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A scary good deal on trusted journalism
$0.99
per week
for 24 weeks
SAVE OVER $140
OFFER ENDS OCTOBER 31
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You may have heard of Keenan Shaw, the 17-year-old student at Winston Churchill High School in Lethbridge Alta., who got suspended this week for selling contraband soda pop on school property. This freckle-faced, glinty-eyed teenpreneur stocked his locker with a case of Pepsi, a beverage banned under the Lethbridge School District's new nutritional guidelines (only diet pop is allowed). Hawking his wares at an undisclosed markup, Shaw sold out in minutes and pocketed a tidy profit, only to pour it into more cases of pop, which he promptly sold the following day.

School administrators didn't think his enterprising scheme was so sweet. They gave Shaw a warning, and when he refused to heed it, they suspended him.

"I thought it was a joke. I didn't know they could suspend me for selling pop," Shaw complained to a reporter after the fact. His mother was also indignant, saying that while she understood the need for rules, suspension seemed a bit harsh. Besides, she liked the idea of her son "being an entrepreneur."

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Bracketing for a moment the fact that actively praising your child in public for selling banned substances probably isn't the wisest parenting strategy, let's look at what's actually going on here.

For as long as I can remember, high school cafeterias were essentially the nutritional equivalent of a red light district – scary buffets of Tater Tots, gravy fries and quivering Jello bowls, with an obligatory platter of overripe, untouched fruit at the cash register.

Things are much better now, in the post-Jamie Oliver school-lunch age. For one thing, schools these days have "nutritional guidelines," and they actually pay attention to what kids are eating. With any luck, this means offering students food that might be good for them, or even culturally interesting, as opposed to providing them nothing but processed crap.

Look, I'm all for sustainable-fish curry and quinoa in schools (what self-respecting bourgeois mother wouldn't be?). But I do get unnerved when I hear about certain foods being "banned" on school property.

This is because I grew up in a house where junk food was anathema. There was a single tin of heart-shaped spelt ginger snaps my mother kept on top of the fridge and my sister and I were allowed one each after dinner, but that was basically it. Even our peanut butter was the oily health food store kind that came from a grinder.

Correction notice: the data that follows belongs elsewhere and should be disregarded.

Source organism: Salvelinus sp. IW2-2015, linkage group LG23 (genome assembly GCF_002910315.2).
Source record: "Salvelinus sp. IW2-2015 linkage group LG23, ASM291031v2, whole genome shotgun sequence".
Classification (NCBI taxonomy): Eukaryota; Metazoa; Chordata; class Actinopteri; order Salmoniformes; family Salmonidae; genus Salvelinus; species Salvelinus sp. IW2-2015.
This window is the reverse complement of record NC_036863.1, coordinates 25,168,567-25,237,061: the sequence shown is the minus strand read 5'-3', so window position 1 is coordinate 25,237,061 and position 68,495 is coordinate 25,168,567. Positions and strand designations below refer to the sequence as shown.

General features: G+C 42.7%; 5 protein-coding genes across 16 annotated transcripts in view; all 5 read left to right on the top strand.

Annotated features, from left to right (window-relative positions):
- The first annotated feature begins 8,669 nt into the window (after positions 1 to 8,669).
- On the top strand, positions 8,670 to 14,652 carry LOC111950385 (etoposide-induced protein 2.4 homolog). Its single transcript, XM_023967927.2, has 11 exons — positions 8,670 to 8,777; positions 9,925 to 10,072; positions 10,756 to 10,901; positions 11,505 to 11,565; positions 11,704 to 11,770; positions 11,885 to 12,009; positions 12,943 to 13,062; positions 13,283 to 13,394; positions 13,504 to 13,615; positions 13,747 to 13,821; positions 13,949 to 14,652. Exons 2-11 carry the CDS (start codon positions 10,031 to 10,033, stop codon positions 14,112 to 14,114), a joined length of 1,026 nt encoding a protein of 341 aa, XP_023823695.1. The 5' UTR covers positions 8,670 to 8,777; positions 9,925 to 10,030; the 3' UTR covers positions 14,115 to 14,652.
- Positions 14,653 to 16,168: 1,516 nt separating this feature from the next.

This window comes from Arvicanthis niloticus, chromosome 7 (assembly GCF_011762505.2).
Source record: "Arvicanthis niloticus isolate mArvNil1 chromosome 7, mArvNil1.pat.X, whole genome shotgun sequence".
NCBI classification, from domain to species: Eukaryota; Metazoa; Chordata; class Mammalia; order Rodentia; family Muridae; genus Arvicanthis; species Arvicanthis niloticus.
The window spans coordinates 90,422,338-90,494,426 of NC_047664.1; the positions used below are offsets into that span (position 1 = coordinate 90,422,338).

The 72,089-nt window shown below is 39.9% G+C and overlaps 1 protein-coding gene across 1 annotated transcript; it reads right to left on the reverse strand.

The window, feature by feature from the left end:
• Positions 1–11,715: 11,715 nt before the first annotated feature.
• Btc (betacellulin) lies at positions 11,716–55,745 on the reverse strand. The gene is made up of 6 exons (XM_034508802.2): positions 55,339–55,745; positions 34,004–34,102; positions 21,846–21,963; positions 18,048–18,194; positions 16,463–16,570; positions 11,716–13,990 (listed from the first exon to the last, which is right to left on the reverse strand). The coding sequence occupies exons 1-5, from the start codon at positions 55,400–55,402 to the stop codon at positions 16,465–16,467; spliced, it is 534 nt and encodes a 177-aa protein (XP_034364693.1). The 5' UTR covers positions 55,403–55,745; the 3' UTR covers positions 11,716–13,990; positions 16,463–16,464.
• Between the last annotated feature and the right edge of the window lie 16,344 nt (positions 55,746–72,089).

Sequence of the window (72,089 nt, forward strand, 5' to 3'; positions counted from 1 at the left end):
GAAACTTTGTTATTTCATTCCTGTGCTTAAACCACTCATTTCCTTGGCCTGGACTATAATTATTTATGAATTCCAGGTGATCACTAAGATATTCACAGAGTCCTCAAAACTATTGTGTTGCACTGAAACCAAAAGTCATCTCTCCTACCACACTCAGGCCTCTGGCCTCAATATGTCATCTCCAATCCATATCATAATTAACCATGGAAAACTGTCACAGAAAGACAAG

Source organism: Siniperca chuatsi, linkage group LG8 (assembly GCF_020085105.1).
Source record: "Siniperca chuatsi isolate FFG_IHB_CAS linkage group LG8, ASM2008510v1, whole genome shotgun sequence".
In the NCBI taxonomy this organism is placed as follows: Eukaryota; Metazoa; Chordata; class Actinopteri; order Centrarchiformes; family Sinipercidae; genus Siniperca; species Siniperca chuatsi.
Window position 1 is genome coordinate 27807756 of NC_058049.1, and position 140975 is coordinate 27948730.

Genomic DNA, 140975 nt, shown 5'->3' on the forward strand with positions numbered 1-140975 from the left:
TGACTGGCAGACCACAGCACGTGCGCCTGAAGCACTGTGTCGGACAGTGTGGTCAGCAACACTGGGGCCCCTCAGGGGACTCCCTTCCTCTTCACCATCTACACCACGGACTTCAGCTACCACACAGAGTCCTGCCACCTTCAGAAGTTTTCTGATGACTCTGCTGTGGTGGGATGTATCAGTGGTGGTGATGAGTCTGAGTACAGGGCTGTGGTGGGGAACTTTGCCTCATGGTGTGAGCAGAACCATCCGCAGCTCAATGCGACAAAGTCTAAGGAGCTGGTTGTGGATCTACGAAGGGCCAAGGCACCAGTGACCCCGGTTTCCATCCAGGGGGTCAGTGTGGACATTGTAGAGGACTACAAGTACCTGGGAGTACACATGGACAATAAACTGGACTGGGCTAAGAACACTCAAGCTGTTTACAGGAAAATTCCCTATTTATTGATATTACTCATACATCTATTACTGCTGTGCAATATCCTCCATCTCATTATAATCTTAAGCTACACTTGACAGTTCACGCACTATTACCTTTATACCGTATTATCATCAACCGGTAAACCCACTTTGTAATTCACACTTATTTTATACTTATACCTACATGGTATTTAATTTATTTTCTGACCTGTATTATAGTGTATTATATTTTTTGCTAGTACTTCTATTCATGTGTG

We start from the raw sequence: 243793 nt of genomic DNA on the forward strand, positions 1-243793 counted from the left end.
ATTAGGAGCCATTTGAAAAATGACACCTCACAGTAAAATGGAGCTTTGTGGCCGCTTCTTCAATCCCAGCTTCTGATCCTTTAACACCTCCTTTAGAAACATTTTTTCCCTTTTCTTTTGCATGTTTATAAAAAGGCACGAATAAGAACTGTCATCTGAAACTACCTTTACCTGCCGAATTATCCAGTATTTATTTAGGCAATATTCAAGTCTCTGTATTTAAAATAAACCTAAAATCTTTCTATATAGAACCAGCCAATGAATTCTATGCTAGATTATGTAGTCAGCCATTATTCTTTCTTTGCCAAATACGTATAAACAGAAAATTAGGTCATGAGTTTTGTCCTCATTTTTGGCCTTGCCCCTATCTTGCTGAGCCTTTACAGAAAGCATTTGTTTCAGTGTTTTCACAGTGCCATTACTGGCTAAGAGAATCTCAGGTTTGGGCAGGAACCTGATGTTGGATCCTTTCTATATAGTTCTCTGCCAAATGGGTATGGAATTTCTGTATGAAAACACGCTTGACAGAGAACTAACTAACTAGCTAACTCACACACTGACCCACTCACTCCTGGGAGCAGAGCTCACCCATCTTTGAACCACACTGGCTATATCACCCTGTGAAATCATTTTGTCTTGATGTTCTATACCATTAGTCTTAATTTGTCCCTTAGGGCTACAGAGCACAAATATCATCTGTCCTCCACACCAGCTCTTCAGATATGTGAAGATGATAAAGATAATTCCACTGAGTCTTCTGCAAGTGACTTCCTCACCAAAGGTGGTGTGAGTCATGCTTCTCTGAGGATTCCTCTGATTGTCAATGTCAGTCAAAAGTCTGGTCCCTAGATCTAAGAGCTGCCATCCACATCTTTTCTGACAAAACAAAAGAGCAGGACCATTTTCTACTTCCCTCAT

As a result, I spent most of my late childhood obsessed with sweets. I'd comb the sofa cushions for spare change and sneak off school property at lunch hour to buy candy at the corner store. Back at school, I'd lock myself in a bathroom cubicle and feast on gummy worms and Fizz Whiz until my brain tingled with a glucose rush. My friend Amy, who had a candy dish on her coffee table (always full!) and pop in her fridge, thought my obsession was weird. "Why don't you just come to my house after school and have a Sprite? We get it in club packs from Costco," she'd say. And I did. But for me, that wasn't the point. Sugar was verboten, so the pleasure was all in the sneaking.

Which brings us back to the enterprising young Shaw and his Lethbridge soda-pop racket. Is it actually possible that Winston Churchill High is to blame for creating the market that led Shaw to his entrepreneurial heights in the first place? By banning bad food, do we make it more alluring to our children, not less?

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Not necessarily, says my old friend Ceri Marsh, co-author of How To Feed a Family, a book based on the popular cooking-with-kids blog, Sweet Potato Chronicles. In her view, bans on junk food in schools should be mandatory – like seatbelts and smoking laws. "It's no exaggeration to say that when it comes to the dietary health of North American youth, we are in the middle of an outright crisis," she says. "Sodas and garbage food are hugely to blame for that. Kids can get them, and they will get them. They just shouldn't be able to get them at school."

Part of the problem, Marsh explains, is that we live in a culture that, for half a century or more, has normalized fast food and candy as regular stuff to eat. "Instead, we should be teaching our kids to be more discerning, to actually enjoy and be interested in real food that tastes good – and to see junk as a very, very occasional treat."

The numbers are well-known but still startling: A third of Canada's five- to 17-year-olds are "identified as overweight or obese" according to Statscan. So proponents say schools have to be part of the solution. Dr. Yoni Freedhoff, founder of Ottawa's Bariatric Medical Institute, told The Globe that research, including a 2010 study published in the New England Journal of Medicine, showed school-based programs can reduce child obesity rates.

I agree in theory, but I wonder about the execution. One major problem with a junk-food ban is it's not always clear which treats should be classified as "bad" and which are okay for our kids to consume. I know plenty of parents who would much rather see their kids drink an occasional sugary drink than a diet one filled with artificial sweeteners.

What we should be working toward is a culture in which junk food is understood to be unhealthy, but is neither glorified nor demonized. A world in which enterprising opportunists like Keenan Shaw simply wouldn't be able to find much of a market.

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